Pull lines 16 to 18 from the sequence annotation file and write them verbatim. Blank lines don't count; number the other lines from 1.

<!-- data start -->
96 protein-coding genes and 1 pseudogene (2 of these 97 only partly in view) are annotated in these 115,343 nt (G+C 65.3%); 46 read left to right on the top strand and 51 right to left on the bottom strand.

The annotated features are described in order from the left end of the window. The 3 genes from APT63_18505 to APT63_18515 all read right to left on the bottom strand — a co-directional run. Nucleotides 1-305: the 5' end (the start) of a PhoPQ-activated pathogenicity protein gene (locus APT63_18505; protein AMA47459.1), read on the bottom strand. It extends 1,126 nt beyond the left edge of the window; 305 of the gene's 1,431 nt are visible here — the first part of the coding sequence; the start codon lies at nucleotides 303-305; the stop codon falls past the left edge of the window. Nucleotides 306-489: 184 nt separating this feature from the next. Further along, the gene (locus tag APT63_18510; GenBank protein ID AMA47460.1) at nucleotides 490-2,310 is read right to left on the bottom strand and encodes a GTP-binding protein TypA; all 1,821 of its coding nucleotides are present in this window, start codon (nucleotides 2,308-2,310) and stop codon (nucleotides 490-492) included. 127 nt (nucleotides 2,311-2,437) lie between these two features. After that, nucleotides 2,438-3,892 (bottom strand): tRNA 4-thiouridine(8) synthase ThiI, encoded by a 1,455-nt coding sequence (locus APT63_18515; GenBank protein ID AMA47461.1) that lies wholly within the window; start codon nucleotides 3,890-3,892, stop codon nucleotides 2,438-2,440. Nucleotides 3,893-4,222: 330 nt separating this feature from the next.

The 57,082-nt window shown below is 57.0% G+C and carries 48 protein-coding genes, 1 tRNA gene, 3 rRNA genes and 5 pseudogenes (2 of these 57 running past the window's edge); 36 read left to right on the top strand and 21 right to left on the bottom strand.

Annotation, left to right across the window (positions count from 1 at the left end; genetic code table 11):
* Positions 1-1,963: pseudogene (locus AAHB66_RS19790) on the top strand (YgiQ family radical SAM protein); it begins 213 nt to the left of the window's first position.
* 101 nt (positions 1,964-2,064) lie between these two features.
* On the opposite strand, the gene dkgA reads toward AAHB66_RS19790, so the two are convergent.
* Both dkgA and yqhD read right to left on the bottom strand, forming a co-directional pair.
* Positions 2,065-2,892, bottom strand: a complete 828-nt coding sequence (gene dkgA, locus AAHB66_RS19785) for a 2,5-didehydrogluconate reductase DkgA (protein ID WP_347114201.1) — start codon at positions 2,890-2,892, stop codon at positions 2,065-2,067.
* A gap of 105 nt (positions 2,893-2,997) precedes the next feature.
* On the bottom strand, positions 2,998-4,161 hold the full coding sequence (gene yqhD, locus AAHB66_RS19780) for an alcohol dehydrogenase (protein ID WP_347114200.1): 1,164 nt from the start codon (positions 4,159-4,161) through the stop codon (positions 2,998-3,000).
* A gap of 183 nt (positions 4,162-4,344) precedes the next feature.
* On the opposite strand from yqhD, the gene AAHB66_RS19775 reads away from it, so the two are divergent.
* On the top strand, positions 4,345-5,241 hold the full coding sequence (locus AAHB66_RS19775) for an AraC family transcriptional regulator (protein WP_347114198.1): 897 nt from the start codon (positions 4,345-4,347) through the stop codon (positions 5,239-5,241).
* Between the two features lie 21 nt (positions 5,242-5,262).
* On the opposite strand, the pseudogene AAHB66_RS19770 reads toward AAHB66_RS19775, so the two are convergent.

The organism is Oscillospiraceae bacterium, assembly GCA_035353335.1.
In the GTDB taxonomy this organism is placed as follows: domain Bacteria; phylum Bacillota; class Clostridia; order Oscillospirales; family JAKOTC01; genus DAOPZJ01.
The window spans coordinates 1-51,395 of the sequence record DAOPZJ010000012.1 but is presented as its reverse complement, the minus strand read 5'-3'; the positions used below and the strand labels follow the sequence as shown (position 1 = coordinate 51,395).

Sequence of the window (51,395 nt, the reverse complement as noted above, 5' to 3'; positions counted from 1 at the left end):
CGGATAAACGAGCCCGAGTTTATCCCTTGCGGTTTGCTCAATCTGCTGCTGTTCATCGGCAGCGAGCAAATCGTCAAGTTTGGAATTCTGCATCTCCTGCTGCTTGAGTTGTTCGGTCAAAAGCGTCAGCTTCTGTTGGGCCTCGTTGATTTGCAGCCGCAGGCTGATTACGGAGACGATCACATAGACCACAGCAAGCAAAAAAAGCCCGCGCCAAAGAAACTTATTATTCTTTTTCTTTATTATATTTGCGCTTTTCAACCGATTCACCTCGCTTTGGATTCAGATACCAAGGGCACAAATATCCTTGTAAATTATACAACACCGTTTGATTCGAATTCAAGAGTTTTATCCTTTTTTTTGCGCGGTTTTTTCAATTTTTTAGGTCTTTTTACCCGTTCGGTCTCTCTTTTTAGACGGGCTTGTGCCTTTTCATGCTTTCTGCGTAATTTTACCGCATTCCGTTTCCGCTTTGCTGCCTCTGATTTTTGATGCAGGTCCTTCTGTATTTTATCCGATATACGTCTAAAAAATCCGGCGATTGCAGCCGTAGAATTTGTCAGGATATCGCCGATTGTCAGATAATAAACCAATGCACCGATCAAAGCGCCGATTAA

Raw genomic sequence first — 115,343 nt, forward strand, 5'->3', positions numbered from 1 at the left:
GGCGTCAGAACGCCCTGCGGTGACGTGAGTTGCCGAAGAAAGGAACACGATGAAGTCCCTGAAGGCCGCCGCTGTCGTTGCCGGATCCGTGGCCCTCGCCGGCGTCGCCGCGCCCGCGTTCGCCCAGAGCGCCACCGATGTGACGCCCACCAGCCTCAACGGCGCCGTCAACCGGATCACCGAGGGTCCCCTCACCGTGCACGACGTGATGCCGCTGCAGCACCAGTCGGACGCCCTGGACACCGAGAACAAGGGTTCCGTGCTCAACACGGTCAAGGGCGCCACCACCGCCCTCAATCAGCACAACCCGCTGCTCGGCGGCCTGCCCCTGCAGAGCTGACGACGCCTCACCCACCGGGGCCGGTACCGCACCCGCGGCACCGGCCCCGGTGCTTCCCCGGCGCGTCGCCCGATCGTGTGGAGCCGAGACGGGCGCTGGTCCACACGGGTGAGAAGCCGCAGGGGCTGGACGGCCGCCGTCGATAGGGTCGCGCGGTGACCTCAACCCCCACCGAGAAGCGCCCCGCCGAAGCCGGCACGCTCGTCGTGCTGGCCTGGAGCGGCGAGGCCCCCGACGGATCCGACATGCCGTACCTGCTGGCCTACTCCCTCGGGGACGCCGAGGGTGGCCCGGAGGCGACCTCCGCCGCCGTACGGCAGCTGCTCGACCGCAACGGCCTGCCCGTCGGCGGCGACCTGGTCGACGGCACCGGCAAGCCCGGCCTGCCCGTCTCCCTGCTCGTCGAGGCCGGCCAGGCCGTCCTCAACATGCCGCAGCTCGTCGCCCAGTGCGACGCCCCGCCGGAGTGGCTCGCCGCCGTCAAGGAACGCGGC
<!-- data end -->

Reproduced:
* On the opposite strand, the pseudogene AAHB66_RS19770 reads toward AAHB66_RS19775, so the two are convergent.

The organism is Oscillospiraceae bacterium, assembly GCA_035353335.1.
In the GTDB taxonomy this organism is placed as follows: domain Bacteria; phylum Bacillota; class Clostridia; order Oscillospirales; family JAKOTC01; genus DAOPZJ01.